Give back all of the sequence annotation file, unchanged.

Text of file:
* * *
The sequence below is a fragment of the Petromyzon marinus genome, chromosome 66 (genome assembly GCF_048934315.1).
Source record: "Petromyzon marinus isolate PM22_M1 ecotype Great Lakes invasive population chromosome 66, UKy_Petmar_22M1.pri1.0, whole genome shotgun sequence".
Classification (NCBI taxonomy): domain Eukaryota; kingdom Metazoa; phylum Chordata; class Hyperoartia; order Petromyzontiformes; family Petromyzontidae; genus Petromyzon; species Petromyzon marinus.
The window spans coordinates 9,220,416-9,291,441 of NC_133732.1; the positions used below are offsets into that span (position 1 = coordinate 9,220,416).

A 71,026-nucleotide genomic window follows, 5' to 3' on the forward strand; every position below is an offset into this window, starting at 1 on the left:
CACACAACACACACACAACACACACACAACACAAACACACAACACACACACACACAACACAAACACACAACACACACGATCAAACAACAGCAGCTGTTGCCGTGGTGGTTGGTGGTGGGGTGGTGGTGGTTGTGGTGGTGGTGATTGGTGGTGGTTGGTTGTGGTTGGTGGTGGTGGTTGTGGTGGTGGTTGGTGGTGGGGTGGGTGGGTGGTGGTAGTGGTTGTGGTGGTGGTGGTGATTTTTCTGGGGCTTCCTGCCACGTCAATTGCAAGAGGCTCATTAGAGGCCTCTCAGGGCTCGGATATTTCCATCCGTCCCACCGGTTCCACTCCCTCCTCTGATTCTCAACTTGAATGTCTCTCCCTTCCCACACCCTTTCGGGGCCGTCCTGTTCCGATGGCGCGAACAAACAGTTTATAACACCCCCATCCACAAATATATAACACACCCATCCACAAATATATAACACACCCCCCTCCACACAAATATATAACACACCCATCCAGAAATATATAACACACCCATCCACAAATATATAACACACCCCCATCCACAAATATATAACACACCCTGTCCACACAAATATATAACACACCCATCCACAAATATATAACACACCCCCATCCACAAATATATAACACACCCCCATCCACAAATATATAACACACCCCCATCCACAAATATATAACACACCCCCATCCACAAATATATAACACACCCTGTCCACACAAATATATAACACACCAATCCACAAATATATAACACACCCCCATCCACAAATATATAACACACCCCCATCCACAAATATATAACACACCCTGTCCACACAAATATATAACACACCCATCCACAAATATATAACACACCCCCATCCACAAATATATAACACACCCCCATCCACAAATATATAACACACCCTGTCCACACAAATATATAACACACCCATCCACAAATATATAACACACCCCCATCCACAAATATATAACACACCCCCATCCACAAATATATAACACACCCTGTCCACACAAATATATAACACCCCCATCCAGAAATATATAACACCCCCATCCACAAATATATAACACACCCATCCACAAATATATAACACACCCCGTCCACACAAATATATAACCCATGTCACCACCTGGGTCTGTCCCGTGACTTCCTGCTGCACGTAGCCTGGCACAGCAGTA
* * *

The sequence below is a fragment of the Petromyzon marinus genome, chromosome 66 (genome assembly GCF_048934315.1).
Source record: "Petromyzon marinus isolate PM22_M1 ecotype Great Lakes invasive population chromosome 66, UKy_Petmar_22M1.pri1.0, whole genome shotgun sequence".
Classification (NCBI taxonomy): domain Eukaryota; kingdom Metazoa; phylum Chordata; class Hyperoartia; order Petromyzontiformes; family Petromyzontidae; genus Petromyzon; species Petromyzon marinus.
The window spans coordinates 9,220,416-9,291,441 of NC_133732.1; the positions used below are offsets into that span (position 1 = coordinate 9,220,416).

A 71,026-nucleotide genomic window follows, 5' to 3' on the forward strand; every position below is an offset into this window, starting at 1 on the left:
CACACAACACACACACAACACACACACAACACAAACACACAACACACACACACACAACACAAACACACAACACACACGATCAAACAACAGCAGCTGTTGCCGTGGTGGTTGGTGGTGGGGTGGTGGTGGTTGTGGTGGTGGTGATTGGTGGTGGTTGGTTGTGGTTGGTGGTGGTGGTTGTGGTGGTGGTTGGTGGTGGGGTGGGTGGGTGGTGGTAGTGGTTGTGGTGGTGGTGGTGATTTTTCTGGGGCTTCCTGCCACGTCAATTGCAAGAGGCTCATTAGAGGCCTCTCAGGGCTCGGATATTTCCATCCGTCCCACCGGTTCCACTCCCTCCTCTGATTCTCAACTTGAATGTCTCTCCCTTCCCACACCCTTTCGGGGCCGTCCTGTTCCGATGGCGCGAACAAACAGTTTATAACACCCCCATCCACAAATATATAACACACCCATCCACAAATATATAACACACCCCCCTCCACACAAATATATAACACACCCATCCAGAAATATATAACACACCCATCCACAAATATATAACACACCCCCATCCACAAATATATAACACACCCTGTCCACACAAATATATAACACACCCATCCACAAATATATAACACACCCCCATCCACAAATATATAACACACCCCCATCCACAAATATATAACACACCCCCATCCACAAATATATAACACACCCCCATCCACAAATATATAACACACCCTGTCCACACAAATATATAACACACCAATCCACAAATATATAACACACCCCCATCCACAAATATATAACACACCCCCATCCACAAATATATAACACACCCTGTCCACACAAATATATAACACACCCATCCACAAATATATAACACACCCCCATCCACAAATATATAACACACCCCCATCCACAAATATATAACACACCCTGTCCACACAAATATATAACACACCCATCCACAAATATATAACACACCCCCATCCACAAATATATAACACACCCCCATCCACAAATATATAACACACCCTGTCCACACAAATATATAACACCCCCATCCAGAAATATATAACACCCCCATCCACAAATATATAACACACCCATCCACAAATATATAACACACCCCGTCCACACAAATATATAACCCATGTCACCACCTGGGTCTGTCCCGTGACTTCCTGCTGCACGTAGCCTGGCACAGCAGTA